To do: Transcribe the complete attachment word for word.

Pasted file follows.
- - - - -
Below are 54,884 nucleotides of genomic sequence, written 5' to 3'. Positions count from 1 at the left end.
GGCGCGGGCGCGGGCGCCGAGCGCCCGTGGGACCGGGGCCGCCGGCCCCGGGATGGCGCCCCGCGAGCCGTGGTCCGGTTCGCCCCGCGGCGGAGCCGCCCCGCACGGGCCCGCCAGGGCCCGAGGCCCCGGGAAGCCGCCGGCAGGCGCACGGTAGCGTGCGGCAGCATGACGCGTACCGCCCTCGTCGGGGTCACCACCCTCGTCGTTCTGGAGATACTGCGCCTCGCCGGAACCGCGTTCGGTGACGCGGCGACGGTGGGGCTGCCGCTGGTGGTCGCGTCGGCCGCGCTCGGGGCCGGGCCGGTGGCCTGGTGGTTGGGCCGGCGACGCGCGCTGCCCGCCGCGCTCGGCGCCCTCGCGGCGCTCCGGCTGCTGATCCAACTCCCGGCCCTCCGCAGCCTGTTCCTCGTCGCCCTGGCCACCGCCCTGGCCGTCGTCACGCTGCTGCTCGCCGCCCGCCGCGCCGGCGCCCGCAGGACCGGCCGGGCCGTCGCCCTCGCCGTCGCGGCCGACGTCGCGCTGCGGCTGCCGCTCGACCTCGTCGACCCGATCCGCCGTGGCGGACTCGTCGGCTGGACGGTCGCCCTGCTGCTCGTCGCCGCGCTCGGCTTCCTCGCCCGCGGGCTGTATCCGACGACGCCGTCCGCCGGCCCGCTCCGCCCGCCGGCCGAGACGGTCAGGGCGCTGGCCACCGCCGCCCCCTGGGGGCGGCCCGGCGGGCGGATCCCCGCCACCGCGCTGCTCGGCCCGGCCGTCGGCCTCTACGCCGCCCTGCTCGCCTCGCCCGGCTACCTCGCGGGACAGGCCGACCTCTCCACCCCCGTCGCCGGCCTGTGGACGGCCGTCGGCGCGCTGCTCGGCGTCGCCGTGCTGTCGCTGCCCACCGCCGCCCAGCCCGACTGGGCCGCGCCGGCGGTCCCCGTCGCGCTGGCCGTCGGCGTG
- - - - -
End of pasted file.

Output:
Below are 54,884 nucleotides of genomic sequence, written 5' to 3'. Positions count from 1 at the left end.
GGCGCGGGCGCGGGCGCCGAGCGCCCGTGGGACCGGGGCCGCCGGCCCCGGGATGGCGCCCCGCGAGCCGTGGTCCGGTTCGCCCCGCGGCGGAGCCGCCCCGCACGGGCCCGCCAGGGCCCGAGGCCCCGGGAAGCCGCCGGCAGGCGCACGGTAGCGTGCGGCAGCATGACGCGTACCGCCCTCGTCGGGGTCACCACCCTCGTCGTTCTGGAGATACTGCGCCTCGCCGGAACCGCGTTCGGTGACGCGGCGACGGTGGGGCTGCCGCTGGTGGTCGCGTCGGCCGCGCTCGGGGCCGGGCCGGTGGCCTGGTGGTTGGGCCGGCGACGCGCGCTGCCCGCCGCGCTCGGCGCCCTCGCGGCGCTCCGGCTGCTGATCCAACTCCCGGCCCTCCGCAGCCTGTTCCTCGTCGCCCTGGCCACCGCCCTGGCCGTCGTCACGCTGCTGCTCGCCGCCCGCCGCGCCGGCGCCCGCAGGACCGGCCGGGCCGTCGCCCTCGCCGTCGCGGCCGACGTCGCGCTGCGGCTGCCGCTCGACCTCGTCGACCCGATCCGCCGTGGCGGACTCGTCGGCTGGACGGTCGCCCTGCTGCTCGTCGCCGCGCTCGGCTTCCTCGCCCGCGGGCTGTATCCGACGACGCCGTCCGCCGGCCCGCTCCGCCCGCCGGCCGAGACGGTCAGGGCGCTGGCCACCGCCGCCCCCTGGGGGCGGCCCGGCGGGCGGATCCCCGCCACCGCGCTGCTCGGCCCGGCCGTCGGCCTCTACGCCGCCCTGCTCGCCTCGCCCGGCTACCTCGCGGGACAGGCCGACCTCTCCACCCCCGTCGCCGGCCTGTGGACGGCCGTCGGCGCGCTGCTCGGCGTCGCCGTGCTGTCGCTGCCCACCGCCGCCCAGCCCGACTGGGCCGCGCCGGCGGTCCCCGTCGCGCTGGCCGTCGGCGTG